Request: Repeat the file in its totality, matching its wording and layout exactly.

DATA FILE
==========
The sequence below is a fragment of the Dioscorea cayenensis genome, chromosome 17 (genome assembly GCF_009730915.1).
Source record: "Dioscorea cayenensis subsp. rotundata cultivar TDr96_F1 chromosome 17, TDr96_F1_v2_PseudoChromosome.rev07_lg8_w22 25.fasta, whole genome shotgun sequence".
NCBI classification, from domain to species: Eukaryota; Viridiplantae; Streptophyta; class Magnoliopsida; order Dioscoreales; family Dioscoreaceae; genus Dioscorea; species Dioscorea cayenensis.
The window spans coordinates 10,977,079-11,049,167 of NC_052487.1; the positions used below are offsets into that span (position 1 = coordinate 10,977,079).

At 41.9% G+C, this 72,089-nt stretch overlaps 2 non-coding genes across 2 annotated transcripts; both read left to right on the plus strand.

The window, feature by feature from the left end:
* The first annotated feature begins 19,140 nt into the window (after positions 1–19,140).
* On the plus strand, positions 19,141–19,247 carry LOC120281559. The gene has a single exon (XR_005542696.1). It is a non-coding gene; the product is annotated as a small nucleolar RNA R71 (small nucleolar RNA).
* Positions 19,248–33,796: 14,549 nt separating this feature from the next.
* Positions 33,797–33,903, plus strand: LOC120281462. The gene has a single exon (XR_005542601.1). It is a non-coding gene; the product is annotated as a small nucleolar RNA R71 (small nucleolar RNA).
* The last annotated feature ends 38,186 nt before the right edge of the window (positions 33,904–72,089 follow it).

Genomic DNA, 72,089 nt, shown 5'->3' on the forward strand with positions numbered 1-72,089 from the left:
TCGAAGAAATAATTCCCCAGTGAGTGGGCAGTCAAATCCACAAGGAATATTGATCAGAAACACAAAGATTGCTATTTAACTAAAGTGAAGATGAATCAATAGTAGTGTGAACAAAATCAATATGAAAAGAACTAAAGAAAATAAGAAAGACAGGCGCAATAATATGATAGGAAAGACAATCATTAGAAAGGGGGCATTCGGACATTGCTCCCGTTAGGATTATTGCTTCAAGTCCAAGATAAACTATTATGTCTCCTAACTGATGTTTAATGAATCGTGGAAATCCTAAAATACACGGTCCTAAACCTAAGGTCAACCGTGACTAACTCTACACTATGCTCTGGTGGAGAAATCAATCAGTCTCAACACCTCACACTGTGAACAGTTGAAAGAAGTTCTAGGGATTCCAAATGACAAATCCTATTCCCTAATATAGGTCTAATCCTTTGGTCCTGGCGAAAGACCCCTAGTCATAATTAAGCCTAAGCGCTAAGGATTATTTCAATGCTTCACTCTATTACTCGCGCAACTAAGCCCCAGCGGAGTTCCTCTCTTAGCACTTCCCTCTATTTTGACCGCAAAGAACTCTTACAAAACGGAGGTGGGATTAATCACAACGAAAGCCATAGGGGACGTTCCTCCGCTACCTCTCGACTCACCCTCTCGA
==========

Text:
The sequence below is a fragment of the Dioscorea cayenensis genome, chromosome 17 (genome assembly GCF_009730915.1).
Source record: "Dioscorea cayenensis subsp. rotundata cultivar TDr96_F1 chromosome 17, TDr96_F1_v2_PseudoChromosome.rev07_lg8_w22 25.fasta, whole genome shotgun sequence".
NCBI classification, from domain to species: Eukaryota; Viridiplantae; Streptophyta; class Magnoliopsida; order Dioscoreales; family Dioscoreaceae; genus Dioscorea; species Dioscorea cayenensis.
The window spans coordinates 10,977,079-11,049,167 of NC_052487.1; the positions used below are offsets into that span (position 1 = coordinate 10,977,079).

At 41.9% G+C, this 72,089-nt stretch overlaps 2 non-coding genes across 2 annotated transcripts; both read left to right on the plus strand.

The window, feature by feature from the left end:
* The first annotated feature begins 19,140 nt into the window (after positions 1–19,140).
* On the plus strand, positions 19,141–19,247 carry LOC120281559. The gene has a single exon (XR_005542696.1). It is a non-coding gene; the product is annotated as a small nucleolar RNA R71 (small nucleolar RNA).
* Positions 19,248–33,796: 14,549 nt separating this feature from the next.
* Positions 33,797–33,903, plus strand: LOC120281462. The gene has a single exon (XR_005542601.1). It is a non-coding gene; the product is annotated as a small nucleolar RNA R71 (small nucleolar RNA).
* The last annotated feature ends 38,186 nt before the right edge of the window (positions 33,904–72,089 follow it).

Genomic DNA, 72,089 nt, shown 5'->3' on the forward strand with positions numbered 1-72,089 from the left:
TCGAAGAAATAATTCCCCAGTGAGTGGGCAGTCAAATCCACAAGGAATATTGATCAGAAACACAAAGATTGCTATTTAACTAAAGTGAAGATGAATCAATAGTAGTGTGAACAAAATCAATATGAAAAGAACTAAAGAAAATAAGAAAGACAGGCGCAATAATATGATAGGAAAGACAATCATTAGAAAGGGGGCATTCGGACATTGCTCCCGTTAGGATTATTGCTTCAAGTCCAAGATAAACTATTATGTCTCCTAACTGATGTTTAATGAATCGTGGAAATCCTAAAATACACGGTCCTAAACCTAAGGTCAACCGTGACTAACTCTACACTATGCTCTGGTGGAGAAATCAATCAGTCTCAACACCTCACACTGTGAACAGTTGAAAGAAGTTCTAGGGATTCCAAATGACAAATCCTATTCCCTAATATAGGTCTAATCCTTTGGTCCTGGCGAAAGACCCCTAGTCATAATTAAGCCTAAGCGCTAAGGATTATTTCAATGCTTCACTCTATTACTCGCGCAACTAAGCCCCAGCGGAGTTCCTCTCTTAGCACTTCCCTCTATTTTGACCGCAAAGAACTCTTACAAAACGGAGGTGGGATTAATCACAACGAAAGCCATAGGGGACGTTCCTCCGCTACCTCTCGACTCACCCTCTCGA